The policy shift of the Chinese Government to un-peg the renminbi against the greenback is likely to have a short-term boost for Australian commodities, given the consensus view that the currency will be managed up slightly over the next few months.
While commentators differ on how much the Chinese authorities will allow the currency to rise – or how quickly – they universally see it as a successful political move ahead of next weekend’s G20 summit in Canada.
The renminbi was left unchanged against the US dollar yesterday, notwithstanding the introduction of a “more flexible” exchange rate policy announced over the weekend.
The People’s Bank of China said in one of its two weekend statements that a significant appreciation of the renminby was not in China’s interests and the exchange rate would remain “basically stable”.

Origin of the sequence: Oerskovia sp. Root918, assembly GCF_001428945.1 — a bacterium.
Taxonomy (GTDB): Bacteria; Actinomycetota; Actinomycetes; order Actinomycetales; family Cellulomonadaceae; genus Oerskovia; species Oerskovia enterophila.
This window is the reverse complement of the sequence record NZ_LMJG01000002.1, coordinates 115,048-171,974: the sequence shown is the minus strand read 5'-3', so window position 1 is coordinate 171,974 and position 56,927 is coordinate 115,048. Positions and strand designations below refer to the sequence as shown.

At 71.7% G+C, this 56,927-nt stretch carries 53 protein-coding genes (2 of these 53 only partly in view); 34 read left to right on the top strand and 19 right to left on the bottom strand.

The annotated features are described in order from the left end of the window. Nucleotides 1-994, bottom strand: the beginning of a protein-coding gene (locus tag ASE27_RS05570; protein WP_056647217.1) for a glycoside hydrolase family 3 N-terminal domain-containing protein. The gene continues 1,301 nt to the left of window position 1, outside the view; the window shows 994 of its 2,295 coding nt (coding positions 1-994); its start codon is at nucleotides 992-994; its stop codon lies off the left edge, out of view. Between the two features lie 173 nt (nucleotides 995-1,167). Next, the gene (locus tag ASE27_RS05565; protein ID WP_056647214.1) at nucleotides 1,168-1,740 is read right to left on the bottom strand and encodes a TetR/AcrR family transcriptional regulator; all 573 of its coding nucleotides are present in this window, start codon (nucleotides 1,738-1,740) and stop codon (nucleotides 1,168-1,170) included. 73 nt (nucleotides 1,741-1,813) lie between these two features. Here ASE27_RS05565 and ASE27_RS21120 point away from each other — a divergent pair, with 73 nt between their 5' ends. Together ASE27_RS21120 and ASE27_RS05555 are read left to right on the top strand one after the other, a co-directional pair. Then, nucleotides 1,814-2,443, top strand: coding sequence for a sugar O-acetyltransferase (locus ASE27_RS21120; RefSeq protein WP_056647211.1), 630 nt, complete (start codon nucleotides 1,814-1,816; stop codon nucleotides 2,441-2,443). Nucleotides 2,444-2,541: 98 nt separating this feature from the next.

Citigroup Global Markets reissued a recent study yesterday which detailed the likely results of a gradual appreciation of the renminby – “at around a 3 per cent per annum pace”.
In the short term, the higher Chinese purchasing power should be positive for commodities, resource equities, the Australian economy and Aussie equities, the report says.
In the longer-term, the result may not be as rosy: “A stronger RMB is a form of policy tightening used to moderate growth and control inflation. Slower Chinese growth should be a negative for commodity prices, the Australian economy and Aussie equities.”
Equities in the retail and consumer space stand the most to lose, given that they source the majority of their products from China. Transport and gaming stocks should gain.